Bobby Joe Long, 65, was pronounced dead at 6:55 p.m. Thursday following a lethal injection at Florida State Prison. Long had no last words, simply closing his eyes as the procedure began, witnesses said.
The killer terrified the Tampa Bay area for eight months in 1984 as women began showing up dead, their bodies often left in gruesome poses. Most were strangled, some had their throats slit, and others were bludgeoned.
Law enforcement had few clues until the case of Lisa Noland, who survived one of Long’s attacks. She witnessed Thursday’s execution from the front row.
Just 17 in 1984, Noland was abducted by Long outside a church that year. He raped her but ultimately let her go free. She left evidence of his crimes on the scene and gave police details leading to his capture. Long confessed to the crimes, receiving 28 life sentences and one death sentence for the murder of 22-year-old Michelle Simms.
Trade impasse: Trump pledges $16B to farmers; markets slump
WASHINGTON (AP) — President Donald Trump rolled out another $16 billion in aid for farmers hurt by his trade policies, and financial markets shook Thursday on the growing realization that the U.S. and China are far from settling a bitter, year-long trade dispute.
U.S. Agriculture Secretary Sonny Perdue said that the first of three payments is likely to be made in July or August and suggested that the U.S. and China were unlikely to have settled their differences by then.
“The package we’re announcing today ensures that farmers do not bear the brunt of unfair retaliatory tariffs imposed by China and other trading partners,” Perdue said.
The latest bailout comes atop $11 billion in aid Trump provided farmers last year.
“We will ensure our farmers get the relief they need and very, very quickly,” Trump said.
Virtual reality helps police learn to interact with autistic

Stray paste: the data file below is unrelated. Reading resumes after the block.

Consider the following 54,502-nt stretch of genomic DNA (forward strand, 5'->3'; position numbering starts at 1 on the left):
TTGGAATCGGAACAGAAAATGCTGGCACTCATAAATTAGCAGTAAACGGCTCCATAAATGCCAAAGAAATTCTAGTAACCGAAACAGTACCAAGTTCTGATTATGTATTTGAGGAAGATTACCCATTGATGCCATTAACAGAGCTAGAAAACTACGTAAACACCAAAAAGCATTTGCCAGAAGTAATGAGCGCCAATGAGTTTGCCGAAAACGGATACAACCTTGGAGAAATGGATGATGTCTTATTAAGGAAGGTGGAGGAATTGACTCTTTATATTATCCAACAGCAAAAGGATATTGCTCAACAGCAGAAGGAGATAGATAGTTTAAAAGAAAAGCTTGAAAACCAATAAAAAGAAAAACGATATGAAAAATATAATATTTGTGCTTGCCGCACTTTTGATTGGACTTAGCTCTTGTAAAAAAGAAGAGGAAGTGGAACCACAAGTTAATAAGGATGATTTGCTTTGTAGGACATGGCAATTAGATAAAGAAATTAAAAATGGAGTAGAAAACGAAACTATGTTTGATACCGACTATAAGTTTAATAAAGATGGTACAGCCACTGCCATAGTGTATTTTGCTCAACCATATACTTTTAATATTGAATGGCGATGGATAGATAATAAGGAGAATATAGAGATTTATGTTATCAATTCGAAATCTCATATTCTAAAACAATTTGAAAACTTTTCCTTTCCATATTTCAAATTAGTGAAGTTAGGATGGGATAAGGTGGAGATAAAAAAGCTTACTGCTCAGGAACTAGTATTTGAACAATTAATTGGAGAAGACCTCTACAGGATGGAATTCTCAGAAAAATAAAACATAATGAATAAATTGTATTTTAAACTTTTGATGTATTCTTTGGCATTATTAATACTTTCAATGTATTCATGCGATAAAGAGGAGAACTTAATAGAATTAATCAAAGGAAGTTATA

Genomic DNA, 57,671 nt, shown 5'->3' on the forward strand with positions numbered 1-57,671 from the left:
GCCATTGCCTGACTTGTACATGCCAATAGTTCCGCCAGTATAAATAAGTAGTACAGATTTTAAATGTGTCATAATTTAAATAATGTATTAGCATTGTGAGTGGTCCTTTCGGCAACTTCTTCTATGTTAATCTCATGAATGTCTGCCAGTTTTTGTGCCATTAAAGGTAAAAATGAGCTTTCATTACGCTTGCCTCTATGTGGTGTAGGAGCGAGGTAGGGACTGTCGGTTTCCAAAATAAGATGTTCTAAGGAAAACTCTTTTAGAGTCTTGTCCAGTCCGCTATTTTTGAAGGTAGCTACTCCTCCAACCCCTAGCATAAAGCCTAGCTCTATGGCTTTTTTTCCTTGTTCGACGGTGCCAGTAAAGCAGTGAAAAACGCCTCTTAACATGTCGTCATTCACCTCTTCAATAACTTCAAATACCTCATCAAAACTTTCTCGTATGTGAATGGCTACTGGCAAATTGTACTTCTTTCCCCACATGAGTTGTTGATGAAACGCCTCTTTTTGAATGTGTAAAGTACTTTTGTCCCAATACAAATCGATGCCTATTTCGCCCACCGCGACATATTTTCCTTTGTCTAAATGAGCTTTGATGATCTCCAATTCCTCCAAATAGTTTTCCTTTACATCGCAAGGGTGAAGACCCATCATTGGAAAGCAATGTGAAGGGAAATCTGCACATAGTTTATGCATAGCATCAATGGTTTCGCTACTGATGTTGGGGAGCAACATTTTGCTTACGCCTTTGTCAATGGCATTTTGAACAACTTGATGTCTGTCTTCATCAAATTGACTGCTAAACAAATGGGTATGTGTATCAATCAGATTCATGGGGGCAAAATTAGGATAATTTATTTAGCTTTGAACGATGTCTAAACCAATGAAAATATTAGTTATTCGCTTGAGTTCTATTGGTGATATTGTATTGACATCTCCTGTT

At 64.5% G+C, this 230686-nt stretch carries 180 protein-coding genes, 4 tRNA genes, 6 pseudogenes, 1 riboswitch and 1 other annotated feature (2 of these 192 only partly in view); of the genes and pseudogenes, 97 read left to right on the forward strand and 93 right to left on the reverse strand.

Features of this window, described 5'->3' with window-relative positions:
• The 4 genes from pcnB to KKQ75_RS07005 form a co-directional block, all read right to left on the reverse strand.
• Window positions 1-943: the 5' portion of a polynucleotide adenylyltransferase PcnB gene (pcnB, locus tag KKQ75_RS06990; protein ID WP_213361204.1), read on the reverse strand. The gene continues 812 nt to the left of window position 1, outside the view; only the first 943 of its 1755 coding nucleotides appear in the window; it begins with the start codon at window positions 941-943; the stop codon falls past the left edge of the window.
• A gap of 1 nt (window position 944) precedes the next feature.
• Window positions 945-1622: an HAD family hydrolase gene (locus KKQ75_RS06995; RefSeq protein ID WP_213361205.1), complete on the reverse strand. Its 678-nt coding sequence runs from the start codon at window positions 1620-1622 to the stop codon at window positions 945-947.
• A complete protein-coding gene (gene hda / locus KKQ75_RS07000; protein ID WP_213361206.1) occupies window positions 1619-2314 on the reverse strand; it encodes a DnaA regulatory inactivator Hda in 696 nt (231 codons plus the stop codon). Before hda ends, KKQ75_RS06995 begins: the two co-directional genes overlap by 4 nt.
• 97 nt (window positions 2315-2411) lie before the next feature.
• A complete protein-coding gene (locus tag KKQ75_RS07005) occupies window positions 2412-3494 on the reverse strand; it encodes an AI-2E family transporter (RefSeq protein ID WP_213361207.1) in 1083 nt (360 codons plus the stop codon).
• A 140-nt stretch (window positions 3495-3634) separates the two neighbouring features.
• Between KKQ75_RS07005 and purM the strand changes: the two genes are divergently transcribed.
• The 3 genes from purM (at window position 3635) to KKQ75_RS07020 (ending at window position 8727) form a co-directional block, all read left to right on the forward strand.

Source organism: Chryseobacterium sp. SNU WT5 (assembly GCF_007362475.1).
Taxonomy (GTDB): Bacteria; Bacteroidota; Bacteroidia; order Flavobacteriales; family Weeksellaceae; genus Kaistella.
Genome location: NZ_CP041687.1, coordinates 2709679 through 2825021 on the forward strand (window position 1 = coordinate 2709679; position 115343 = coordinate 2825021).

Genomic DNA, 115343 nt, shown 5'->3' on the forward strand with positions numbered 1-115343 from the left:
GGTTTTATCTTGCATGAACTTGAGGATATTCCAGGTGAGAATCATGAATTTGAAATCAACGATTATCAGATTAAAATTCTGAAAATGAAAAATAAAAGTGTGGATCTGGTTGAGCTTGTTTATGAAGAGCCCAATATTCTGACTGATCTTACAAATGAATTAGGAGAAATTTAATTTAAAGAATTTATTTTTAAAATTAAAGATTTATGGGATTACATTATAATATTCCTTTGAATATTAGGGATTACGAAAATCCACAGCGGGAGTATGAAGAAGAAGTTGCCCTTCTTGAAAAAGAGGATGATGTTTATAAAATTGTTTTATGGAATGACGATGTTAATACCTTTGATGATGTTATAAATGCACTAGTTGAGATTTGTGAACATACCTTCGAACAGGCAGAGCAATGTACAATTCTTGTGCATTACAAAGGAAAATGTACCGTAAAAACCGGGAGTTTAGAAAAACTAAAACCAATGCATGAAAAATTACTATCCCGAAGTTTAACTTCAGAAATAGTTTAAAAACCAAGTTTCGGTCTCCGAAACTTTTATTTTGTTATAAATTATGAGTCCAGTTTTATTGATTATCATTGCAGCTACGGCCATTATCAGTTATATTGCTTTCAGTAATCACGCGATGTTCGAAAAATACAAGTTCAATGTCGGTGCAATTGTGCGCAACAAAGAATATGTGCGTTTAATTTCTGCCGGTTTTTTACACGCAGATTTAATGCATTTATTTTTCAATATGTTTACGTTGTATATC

WASHINGTON (AP) — An autistic man walks out of a store without paying for a toy he picked up. He’s followed by a storekeeper demanding he come back inside. The situation quickly escalates, and police are called.
Officers arrive, their patrol car’s lights flashing and sirens blaring, to find the man in the parking lot, yelling and not responding to their commands. They have a choice: confront the man and risk having the situation turn violent or regroup to figure out a different approach.
The scenario is part of a virtual reality simulation for police that’s being developed by Axon — the company known best for developing the Taser — so officers can learn how to interact with people who have autism and de-escalate situations that could quickly turn awry. The developmental disorder that can involve varying degrees of language and social impairments, often including repetitive behaviours. In 2018, the U.S. government estimated about 1 in 40 kids is diagnosed with autism.
This week, the company announced a partnership with Chicago police to train officers by using virtual reality headsets. It will be making the program, developed with the help of mental health and autism experts, available to police departments across the U.S.
For now, they offer two training modules: one for autism and another for dealing with people who have schizophrenia.
APNewsBreak: Police won’t fight California use-of-force bill
SACRAMENTO, Calif. (AP) — Major law enforcement organizations dropped their opposition Thursday to California legislation that strengthens standards for when officers can use deadly force, a shift that followed changes to the measure.
The measure would bar police from using lethal force unless it is “necessary” to defend against an imminent threat of death or serious bodily injury to officers or bystanders. It was prompted by public outrage over fatal police shootings, including the killing of unarmed vandalism suspect Stephon Clark in Sacramento last year.
The current standard lets officers kill if they have “reasonable” fear they or others are in imminent danger, a threshold that makes it rare for officers to be charged following a shooting and rarer still for them to be convicted.
“With so many unnecessary deaths, I think everyone agrees that we need to change how deadly force is used in California,” said Democratic Assemblywoman Shirley Weber of San Diego, who wrote the measure. “We can now move a policy forward that will save lives and change the culture of policing in California.”
The issue has spawned emotional testimony from those who have lost loved ones in confrontations with police and from officers who have been involved in shootings on the job.
The Associated Press